Understanding Constructive Dismissal In Edmonton
If your employer changes your job changes significantly and you’re feeling stressed – or considering quitting your job – always consult with constructive dismissal lawyers because you’re most likely facing constructive dismissal. At its most basic level, constructive dismissal is when an employer makes enough changes to your position that you’re no longer in the same role anymore.
Anytime you’re facing constructive dismissal – or you think you might be – we recommend consulting an employment lawyer at Kahane Law before you do or say anything to your employer. A lawyer will help you understand your rights, which is important because constructive dismissal bears similar consequences to being fired without cause. Whether you’re an employer or employee in a tough situation, our constructive dismissal lawyers at Kahane Law Office in Edmonton, Alberta can help. Call us today at (780) 571-8463 to arrange an appointment.
Constructive Dismissal: What is it?
Many factors constitute these type of claims. At times, one factor is enough. Other situations, multiple factors combine to meet the threshold. For example, constructive dismissal lawyers work to demonstrate significant changes in the employee’s:
- Work location, for example relocating to another province;
- Position or rank, possibly a demotion;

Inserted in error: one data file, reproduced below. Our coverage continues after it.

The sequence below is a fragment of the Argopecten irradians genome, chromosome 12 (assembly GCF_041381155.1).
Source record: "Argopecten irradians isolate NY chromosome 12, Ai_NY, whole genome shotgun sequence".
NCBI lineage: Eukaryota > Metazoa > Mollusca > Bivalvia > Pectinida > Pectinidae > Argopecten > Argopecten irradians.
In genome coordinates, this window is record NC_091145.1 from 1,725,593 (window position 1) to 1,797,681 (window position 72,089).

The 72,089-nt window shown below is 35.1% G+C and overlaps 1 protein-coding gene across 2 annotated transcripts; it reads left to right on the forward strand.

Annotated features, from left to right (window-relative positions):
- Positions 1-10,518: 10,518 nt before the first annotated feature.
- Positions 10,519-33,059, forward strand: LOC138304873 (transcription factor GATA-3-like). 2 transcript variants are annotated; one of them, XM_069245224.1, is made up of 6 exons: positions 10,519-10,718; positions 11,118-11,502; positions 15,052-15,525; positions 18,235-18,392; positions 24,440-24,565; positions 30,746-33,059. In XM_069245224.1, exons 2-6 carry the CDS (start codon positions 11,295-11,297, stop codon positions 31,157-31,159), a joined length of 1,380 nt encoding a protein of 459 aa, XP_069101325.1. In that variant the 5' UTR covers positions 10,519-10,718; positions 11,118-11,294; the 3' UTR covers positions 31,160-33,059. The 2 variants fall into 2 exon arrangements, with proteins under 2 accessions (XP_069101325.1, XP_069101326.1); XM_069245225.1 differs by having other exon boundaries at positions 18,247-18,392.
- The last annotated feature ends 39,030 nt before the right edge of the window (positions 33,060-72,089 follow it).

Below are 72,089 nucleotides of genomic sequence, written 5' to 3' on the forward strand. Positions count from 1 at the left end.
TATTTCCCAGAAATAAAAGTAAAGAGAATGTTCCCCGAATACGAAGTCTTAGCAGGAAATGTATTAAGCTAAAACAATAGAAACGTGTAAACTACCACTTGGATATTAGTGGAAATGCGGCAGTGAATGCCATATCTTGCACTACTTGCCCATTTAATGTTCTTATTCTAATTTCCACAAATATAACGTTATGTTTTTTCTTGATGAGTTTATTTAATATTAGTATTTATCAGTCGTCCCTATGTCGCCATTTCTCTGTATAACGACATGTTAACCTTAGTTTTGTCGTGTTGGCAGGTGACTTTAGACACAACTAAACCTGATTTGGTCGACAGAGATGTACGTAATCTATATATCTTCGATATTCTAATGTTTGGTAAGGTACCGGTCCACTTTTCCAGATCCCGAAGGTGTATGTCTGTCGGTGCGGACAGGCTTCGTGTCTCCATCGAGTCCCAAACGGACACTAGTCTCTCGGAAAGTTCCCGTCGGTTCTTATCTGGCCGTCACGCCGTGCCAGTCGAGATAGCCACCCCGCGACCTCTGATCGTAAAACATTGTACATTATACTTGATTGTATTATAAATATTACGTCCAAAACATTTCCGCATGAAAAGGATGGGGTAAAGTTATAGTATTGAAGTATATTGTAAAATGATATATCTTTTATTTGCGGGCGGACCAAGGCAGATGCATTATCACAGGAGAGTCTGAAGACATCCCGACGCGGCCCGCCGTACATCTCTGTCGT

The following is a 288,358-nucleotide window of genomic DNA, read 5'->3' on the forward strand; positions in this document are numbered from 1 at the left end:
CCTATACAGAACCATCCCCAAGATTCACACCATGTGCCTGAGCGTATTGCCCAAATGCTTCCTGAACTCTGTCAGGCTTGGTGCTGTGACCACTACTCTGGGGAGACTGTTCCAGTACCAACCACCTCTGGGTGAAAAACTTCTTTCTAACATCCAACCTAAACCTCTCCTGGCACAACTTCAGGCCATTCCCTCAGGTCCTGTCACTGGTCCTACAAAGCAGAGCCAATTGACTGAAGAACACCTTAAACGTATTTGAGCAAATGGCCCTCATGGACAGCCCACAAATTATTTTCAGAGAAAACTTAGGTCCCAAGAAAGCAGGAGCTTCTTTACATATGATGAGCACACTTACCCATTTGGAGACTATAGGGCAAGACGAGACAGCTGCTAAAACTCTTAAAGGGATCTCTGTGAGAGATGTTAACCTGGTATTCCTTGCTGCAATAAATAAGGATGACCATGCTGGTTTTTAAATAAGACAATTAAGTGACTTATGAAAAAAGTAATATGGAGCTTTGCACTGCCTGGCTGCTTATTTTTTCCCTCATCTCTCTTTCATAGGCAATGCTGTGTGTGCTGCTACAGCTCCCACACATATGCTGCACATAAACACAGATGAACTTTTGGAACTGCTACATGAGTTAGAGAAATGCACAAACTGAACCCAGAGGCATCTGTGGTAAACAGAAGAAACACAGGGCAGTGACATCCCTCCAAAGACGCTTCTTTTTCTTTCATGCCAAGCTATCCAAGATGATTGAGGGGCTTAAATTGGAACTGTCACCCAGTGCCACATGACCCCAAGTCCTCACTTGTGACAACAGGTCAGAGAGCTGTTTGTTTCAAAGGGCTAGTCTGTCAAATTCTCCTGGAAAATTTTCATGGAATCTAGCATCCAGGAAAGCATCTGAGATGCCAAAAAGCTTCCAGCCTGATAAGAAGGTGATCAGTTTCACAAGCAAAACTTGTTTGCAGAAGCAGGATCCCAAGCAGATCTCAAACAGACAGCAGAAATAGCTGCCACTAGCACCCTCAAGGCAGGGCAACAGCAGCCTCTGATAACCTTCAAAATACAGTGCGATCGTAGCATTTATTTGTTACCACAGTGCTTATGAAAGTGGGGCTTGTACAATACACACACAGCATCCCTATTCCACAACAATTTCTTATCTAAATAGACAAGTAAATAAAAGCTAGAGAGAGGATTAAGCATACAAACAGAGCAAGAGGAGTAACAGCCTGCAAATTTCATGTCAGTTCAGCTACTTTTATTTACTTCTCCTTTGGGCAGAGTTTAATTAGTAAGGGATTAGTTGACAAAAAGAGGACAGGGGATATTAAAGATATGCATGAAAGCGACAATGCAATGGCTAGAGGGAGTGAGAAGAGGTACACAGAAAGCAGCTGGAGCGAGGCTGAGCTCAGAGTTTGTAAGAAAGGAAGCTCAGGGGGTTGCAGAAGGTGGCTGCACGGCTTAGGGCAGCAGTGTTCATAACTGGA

- Total compensation;
- Benefits associated with the role;
- Hours worked or schedule adjustments;
- Workplace environment;
- Responsibilities with the role;
- Working conditions;
- Ability to perform the job; or lastly
- Work production or output.
In addition, employees facing harassment or abuse often have a claim against their employer for constructive dismissal.
The above examples constitute constructive dismissal because no party to any contract, unless specifically stated in the contract, has the ability to change a contract unilaterally. Both parties in a contract need to agree to enact significant change. This is true for not only written contracts, but verbal ones, as well. As with any type of contract, employment contracts include express terms and, often, implied terms. Constructive dismissal happens when an employer changes significant terms in the contract, be they express or implied.
How Employees Must Mitigate Constructive Dismissal
Any employee that faces constructive dismissal, termination without cause or wrongful dismissal has a duty to mitigate the loss of employment. In short, the employee must try to find a new job. In constructive dismissal situations, this could mean taking a position with the former employer; for example, if the employer offers a position that is similar to the one they originally had, temporary or otherwise. If an employee has faced abuse or harassment, this expectation does not apply. Employees need more than to just claim harassment. Constructive dismissal lawyers demonstrate that this occurred presenting specific evidence to support the claim.
How Employers Avoid Constructive Dismissal Claims
If you’re an employer, we strongly recommend you seek legal guidance before making significant changes in the workplace. If the changes you’re considering implementing are significant, our lawyers can give you advice on the legal ramifications. Whether we advise you to give reasonable notice and/or have employees consent to the changes after you’ve given them the right information, the lawyers at Kahane Law can help you avoid constructive dismissal claims.
Employees Should Beware Of Accepting Changes